Saxophone prodigy Jess Gillam's story is a litany of firsts: she was the first saxophonist to reach the final of BBC Young Musician of the Year; the youngest-ever female performer at the Last Night of the Proms; the first saxophonist to sign to Decca Classics; and her first album, Rise, debuted at number one on the U.K. classical chart, when she was just 20 years old.
Born in 1999, Gillam was brought up in a music-loving family in the picturesque market town of Ulverston in Cumbria, in England's Lake District. Her family ran a tearoom, where she sometimes waitressed as a child. Gillam began to play saxophone at age seven, initially in a samba-inspired carnival band. She discovered classical music at age 11 when she saw a saxophone quartet play, and, amazed at the instrument's range, determined that she would pursue it. After she took lessons at a local high school, her raw talent saw her accepted into the Junior Royal Northern College of Music when she was 13. Three years later, she began studies with John Harle, who became her mentor.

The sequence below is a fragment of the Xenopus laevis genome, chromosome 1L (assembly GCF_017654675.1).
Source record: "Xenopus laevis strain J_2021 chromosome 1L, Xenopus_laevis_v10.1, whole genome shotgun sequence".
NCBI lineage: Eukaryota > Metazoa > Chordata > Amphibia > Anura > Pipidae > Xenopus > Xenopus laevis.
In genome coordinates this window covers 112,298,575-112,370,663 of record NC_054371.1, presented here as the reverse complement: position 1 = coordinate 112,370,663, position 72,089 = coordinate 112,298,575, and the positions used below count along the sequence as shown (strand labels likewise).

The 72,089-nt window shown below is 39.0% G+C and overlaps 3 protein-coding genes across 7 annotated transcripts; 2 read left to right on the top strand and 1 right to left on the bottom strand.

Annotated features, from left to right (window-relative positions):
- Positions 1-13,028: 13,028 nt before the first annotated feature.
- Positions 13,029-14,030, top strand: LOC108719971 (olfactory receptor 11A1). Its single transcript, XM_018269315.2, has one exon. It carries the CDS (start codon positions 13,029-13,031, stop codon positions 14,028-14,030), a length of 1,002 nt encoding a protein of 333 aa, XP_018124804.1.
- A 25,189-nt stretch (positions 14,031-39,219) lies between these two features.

In 2016, Gillam's big break came when, at the age of 17, she reached the final of the prestigious BBC Young Musician of the Year competition, becoming the first saxophonist ever to do so and the first to win the woodwind category. From then on, things started to happen rapidly: she made her Proms debut in 2017, played the Last Night in 2018, and performed at the BAFTAs in 2019. Her youth, fresh outlook, and funky dress sense seemed to see her positioned as a sort of 21st century answer to violinist Nigel Kennedy, who had shaken up the fusty classical world in the '80s with his punkish hair and loud suits.
Her debut album, Rise, issued by Decca in 2019, featured a selection of classical repertoire, film score pieces, and pop transcriptions, and went immediately to the top of the U.K. classical chart. In addition to performing, Gillam was also a teacher and a vocal activist against government cuts to music tuition. From the age of 12, she organized her own concert series in her hometown, which attracted international stars like Snake Davis, Courtney Pine, and Tommy Smith. Following the release of her album, it was announced that Gillam would become the youngest-ever presenter on the classical-oriented BBC Radio 3, as it attempted to capitalize on its growing youth listenership. ~ John D. Buchanan